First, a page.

Gov. Bobby Jindal is about to ramp up his attacks on Republican presidential rival Donald Trump, and Jindal’s campaign advisers tease that his new approach will come as a surprise.
Jindal is slated to address the National Press Club in Washington, D.C., at 9:30 a.m. Thursday. His top campaign strategists said during a press call Wednesday afternoon that he will set his sights on GOP front-runner Trump.
“He’s not going to pull any punches,” said Curt Anderson. “He’s going to go directly at him as an unserious and substance-free carnival act.”
Trump’s rallies have drawn thousands, and on Wednesday he co-headlined a rally on Capitol Hill with U.S. Sen. Ted Cruz in opposition to President Barack Obama’s proposed Iran nuclear deal.
Jindal, who Anderson said has met Trump once or twice, has frequently dismissed Trump’s campaign as a joke that voters would eventually move past.
But the preview of his Press Club speech indicates he’s now ready to give Trump a bit of a shove in that direction.
“You don’t win two statewide elections in Louisiana unless you’re a brawler,” said campaign manager Timmy Teepell, a longtime Jindal adviser.
Other candidates have attempted to take on Trump without winning much support in return. Frequently, Trump has turned the attacks around on his critics.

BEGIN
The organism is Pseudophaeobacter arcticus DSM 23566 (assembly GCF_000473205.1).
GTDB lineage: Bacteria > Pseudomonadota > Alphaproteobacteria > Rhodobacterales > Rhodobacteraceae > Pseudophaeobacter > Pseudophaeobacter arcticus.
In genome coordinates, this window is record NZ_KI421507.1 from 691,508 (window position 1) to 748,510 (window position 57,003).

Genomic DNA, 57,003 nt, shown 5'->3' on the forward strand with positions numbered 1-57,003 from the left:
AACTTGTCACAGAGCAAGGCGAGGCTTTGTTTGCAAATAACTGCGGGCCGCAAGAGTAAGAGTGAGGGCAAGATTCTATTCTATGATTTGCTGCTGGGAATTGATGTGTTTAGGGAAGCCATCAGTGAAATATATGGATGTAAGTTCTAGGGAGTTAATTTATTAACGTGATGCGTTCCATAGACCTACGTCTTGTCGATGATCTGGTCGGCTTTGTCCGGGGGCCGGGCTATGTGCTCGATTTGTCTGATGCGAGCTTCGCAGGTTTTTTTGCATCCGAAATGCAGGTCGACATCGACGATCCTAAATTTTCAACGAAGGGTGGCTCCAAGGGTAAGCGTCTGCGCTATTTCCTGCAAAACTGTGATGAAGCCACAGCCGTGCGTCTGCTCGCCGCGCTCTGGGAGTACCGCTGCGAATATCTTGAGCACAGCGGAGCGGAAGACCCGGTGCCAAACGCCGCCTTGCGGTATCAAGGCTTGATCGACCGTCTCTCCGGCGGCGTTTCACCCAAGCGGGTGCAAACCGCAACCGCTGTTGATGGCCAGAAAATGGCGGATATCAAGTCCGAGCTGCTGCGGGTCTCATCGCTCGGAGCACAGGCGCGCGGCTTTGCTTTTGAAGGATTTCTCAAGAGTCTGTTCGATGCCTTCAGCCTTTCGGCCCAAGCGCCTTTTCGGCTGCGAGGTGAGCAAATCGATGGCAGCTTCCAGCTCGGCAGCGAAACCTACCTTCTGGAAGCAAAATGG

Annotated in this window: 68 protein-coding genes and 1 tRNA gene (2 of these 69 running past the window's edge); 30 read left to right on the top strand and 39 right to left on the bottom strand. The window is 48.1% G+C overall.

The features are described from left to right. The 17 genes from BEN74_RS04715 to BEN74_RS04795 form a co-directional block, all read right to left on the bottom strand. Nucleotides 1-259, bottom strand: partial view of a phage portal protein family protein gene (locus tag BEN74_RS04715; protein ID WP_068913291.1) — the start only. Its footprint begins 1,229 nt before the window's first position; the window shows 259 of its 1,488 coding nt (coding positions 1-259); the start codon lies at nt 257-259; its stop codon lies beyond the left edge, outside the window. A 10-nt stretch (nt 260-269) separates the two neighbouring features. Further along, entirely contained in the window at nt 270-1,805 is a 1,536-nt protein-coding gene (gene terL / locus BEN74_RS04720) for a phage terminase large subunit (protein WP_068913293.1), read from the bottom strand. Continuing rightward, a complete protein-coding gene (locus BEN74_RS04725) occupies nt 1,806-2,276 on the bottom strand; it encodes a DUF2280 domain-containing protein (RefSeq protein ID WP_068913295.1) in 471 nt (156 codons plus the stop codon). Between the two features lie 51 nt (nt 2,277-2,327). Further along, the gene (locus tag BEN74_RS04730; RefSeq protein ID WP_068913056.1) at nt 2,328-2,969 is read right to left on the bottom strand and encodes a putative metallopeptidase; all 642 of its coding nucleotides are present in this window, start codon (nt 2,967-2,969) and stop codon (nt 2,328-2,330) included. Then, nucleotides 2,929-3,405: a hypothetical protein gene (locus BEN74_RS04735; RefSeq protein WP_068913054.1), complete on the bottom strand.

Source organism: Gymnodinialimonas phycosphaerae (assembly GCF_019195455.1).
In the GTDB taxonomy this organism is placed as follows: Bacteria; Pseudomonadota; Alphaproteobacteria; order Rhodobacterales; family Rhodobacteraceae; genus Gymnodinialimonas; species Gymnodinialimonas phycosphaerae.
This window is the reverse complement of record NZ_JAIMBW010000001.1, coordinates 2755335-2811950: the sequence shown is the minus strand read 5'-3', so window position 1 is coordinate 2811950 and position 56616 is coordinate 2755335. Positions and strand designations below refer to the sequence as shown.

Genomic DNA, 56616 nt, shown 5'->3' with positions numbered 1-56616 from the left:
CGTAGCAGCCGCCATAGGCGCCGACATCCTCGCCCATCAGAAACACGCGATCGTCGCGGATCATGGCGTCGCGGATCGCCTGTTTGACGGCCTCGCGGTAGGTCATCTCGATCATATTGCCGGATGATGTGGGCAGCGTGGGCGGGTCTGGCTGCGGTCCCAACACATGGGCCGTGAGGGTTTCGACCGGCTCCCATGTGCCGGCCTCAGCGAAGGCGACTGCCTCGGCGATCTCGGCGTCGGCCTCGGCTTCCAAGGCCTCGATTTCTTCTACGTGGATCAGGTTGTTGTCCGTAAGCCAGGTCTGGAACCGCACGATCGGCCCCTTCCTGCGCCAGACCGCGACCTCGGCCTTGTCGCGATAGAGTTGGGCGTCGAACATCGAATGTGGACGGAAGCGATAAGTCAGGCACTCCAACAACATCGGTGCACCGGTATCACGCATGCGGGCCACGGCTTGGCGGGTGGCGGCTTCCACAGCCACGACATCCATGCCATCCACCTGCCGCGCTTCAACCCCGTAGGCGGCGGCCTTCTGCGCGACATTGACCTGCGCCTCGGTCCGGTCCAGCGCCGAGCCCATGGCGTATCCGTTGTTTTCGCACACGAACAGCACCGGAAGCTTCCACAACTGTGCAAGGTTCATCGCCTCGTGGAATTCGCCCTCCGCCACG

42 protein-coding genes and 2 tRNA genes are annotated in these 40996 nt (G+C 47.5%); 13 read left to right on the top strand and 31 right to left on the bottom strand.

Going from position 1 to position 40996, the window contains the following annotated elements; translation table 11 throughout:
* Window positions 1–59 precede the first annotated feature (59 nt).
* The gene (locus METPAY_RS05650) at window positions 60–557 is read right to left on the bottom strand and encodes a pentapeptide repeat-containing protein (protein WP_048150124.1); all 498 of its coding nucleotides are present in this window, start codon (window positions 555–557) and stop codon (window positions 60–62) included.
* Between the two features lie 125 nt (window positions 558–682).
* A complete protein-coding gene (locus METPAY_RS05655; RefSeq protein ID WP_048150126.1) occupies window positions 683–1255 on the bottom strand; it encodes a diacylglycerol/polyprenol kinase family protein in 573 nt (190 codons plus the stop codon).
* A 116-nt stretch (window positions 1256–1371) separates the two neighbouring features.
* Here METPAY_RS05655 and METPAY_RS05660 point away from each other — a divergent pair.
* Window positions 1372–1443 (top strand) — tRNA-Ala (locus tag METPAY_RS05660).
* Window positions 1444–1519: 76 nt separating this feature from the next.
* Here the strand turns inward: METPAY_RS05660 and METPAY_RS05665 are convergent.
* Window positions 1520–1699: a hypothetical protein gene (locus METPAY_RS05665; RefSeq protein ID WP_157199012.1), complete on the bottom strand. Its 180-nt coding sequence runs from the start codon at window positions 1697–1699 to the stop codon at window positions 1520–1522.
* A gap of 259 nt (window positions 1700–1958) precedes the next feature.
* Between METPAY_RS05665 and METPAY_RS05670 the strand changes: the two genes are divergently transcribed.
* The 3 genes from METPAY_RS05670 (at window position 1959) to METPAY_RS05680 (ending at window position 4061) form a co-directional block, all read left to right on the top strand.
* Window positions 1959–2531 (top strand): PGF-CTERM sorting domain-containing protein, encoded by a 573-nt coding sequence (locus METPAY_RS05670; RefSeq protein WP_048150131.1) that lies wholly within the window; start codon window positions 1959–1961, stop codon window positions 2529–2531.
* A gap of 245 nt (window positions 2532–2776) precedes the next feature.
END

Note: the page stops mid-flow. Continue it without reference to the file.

Anderson said he wouldn’t speculate what Trump’s response will be to Jindal’s latest salvo or even what response the campaign wants.
“He doesn’t seem to be able to ignore stuff like this, but we’ll see,” Anderson said. “If you get into this, you have to see it through, and I think Jindal’s ready for that.”
He admitted that the tactic is at least partially an attempt to grab headlines for Jindal, who has struggled to break through the crowded pack of GOP hopefuls.
Trump hasn’t lost momentum or a place at the top of the heap, despite high-profile controversies and other spats in recent months.
But Jindal’s advisers say the term-limited Louisiana governor plans to “expose him as a clown.”
“This is going to be different,” Teepell said.
Jindal will argue that Trump’s campaign lacks substance and policy positions. Anderson called Trump “a person who doesn’t believe in anything but himself.”
“Trump’s diagnosis of the problems make some sense, but he has no solutions,” Anderson said.
They also dismissed critics who say Jindal stands no chance in the presidential race.
“He’s eating up ground day-by-day, town-by-town,” Teepell said. “The race is wide open.”
Anderson said he believes Iowa caucusgoers, who the campaign has focused on, aren’t ready to lock in their votes for any one candidate yet and estimated “95 percent” of the votes remain up for grabs there. The caucus is Feb. 1.
“I think this thing will move around a lot,” Anderson said.